Small patterns. Big impact.

Shaping the future by enabling groundbreaking technology

6-minute read - February 15, 2023

Today, over 40 billion connected devices are in use worldwide. In fact, you’re probably reading this on one of them. By 2030, the number of devices is expected to grow to around 350 billion – with every swipe, click and connection depending on a microchip.

We’re the world’s top supplier of lithography systems. All the world’s major chipmakers rely on ASML systems to mass-produce microchips with increasing functionality, performance and energy efficiency while reducing their size. Known as ‘affordable shrink’, this means we can all do more things, faster and more conveniently than ever before.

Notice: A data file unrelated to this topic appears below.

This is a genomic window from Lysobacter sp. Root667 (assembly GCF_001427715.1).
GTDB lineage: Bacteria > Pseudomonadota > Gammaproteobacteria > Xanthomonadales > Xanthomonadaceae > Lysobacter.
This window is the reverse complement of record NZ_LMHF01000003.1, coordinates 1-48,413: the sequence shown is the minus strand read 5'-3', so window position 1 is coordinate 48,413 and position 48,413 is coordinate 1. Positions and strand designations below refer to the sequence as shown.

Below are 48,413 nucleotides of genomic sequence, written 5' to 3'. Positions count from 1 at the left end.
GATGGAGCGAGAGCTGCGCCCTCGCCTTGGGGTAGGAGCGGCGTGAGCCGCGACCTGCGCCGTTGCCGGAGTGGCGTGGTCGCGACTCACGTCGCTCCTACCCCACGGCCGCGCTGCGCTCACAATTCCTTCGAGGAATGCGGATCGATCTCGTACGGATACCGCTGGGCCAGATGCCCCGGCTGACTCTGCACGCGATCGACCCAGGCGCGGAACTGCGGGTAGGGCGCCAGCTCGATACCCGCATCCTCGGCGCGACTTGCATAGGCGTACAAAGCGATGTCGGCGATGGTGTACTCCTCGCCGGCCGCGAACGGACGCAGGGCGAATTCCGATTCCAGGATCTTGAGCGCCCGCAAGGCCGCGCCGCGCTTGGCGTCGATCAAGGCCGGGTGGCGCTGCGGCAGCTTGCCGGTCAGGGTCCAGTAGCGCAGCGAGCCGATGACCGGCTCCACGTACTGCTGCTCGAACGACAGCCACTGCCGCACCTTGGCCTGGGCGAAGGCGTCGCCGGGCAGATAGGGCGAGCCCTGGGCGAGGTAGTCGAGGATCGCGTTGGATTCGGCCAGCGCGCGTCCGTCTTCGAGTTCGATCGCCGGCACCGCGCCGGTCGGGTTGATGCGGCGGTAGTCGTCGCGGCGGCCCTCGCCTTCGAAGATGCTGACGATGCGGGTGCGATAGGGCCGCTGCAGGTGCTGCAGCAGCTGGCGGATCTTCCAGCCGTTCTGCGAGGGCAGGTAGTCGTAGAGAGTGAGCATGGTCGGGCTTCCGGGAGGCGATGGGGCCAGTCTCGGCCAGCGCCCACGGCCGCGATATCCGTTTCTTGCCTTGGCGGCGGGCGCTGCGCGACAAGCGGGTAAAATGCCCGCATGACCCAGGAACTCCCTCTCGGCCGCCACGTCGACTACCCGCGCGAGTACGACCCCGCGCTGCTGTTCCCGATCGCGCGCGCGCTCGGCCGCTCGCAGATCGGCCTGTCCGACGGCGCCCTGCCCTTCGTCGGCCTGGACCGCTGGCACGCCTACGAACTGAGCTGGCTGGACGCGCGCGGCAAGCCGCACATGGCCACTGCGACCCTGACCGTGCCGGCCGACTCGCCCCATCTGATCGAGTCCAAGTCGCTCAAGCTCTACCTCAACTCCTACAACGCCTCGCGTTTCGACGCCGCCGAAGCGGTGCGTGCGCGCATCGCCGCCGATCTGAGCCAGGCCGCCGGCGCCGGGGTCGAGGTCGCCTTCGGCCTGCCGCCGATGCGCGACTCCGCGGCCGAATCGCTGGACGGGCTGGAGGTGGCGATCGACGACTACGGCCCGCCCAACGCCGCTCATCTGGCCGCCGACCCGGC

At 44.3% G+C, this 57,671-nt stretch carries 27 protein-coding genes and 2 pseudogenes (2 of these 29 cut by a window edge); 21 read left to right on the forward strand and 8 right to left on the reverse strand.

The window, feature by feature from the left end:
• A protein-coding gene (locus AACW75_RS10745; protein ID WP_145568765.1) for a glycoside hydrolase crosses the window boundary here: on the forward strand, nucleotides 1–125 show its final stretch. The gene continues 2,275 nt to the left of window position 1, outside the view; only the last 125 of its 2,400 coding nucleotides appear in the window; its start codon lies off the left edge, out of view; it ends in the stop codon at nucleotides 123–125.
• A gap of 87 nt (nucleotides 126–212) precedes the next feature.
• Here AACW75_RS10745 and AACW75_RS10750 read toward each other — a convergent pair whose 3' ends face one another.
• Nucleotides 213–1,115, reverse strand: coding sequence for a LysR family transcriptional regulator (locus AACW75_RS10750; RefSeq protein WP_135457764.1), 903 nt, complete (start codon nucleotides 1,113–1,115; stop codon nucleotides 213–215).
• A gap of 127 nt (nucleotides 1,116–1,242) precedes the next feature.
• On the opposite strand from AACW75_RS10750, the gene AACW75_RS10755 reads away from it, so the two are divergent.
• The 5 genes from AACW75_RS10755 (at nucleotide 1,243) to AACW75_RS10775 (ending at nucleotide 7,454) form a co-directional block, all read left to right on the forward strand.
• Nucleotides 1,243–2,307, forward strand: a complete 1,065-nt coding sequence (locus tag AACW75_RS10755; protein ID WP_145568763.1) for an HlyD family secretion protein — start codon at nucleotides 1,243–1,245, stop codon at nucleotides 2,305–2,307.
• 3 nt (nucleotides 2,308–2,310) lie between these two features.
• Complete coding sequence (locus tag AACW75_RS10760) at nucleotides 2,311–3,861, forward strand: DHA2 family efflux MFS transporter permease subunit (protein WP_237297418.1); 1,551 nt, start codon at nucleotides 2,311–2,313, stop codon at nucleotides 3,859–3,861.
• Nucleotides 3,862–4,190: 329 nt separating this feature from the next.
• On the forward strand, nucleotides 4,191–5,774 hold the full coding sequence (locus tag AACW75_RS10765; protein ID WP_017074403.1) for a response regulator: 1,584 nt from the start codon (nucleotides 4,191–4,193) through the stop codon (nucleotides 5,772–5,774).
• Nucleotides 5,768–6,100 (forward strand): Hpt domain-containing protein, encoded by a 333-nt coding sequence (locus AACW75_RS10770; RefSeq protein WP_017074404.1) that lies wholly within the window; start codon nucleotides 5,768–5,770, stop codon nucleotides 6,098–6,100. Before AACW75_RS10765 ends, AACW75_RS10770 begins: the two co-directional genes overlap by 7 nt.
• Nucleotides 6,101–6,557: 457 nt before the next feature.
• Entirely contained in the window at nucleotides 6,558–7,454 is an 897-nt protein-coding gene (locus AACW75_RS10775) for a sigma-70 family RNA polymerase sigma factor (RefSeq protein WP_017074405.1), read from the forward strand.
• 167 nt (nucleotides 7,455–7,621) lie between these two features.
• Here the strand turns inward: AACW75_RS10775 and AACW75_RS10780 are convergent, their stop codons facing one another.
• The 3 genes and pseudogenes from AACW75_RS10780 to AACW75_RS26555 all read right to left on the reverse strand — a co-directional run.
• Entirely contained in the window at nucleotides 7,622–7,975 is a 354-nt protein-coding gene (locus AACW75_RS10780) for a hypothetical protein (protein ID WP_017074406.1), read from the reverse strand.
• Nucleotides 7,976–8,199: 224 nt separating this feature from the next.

Creating smaller and smaller patterns on silicon to deliver a bigger and bigger impact is a well-established trend in the chip industry. And thanks to the commitment to innovation of our 39,000 employees, there’s a lot more to come.


Our teams are continuously pushing the boundaries of physics and shaping the future of life, work and play – helping our customers innovate the technologies that can help humanity manage challenges and seize opportunities by facilitating smart living and mobility, accessible healthcare, food security and the transition to renewable energy.

Image of the Earth in space overlayed with microchips

Imagined by science, enabled by ASML

Delivering higher performance at lower cost with each new microchip generation, the relentless pace of Moore’s Law has changed the world in which we live. Over the past couple of decades, the cost and size of chips have been reduced dramatically, while computing power and energy efficiency have increased. It’s now possible to put a chip in practically anything, opening up a world of possibilities for connected and smart devices in the internet of things (IoT). This expansion of possibilities is what continues to drive the growth of the $618 billion (2022) global semiconductor industry.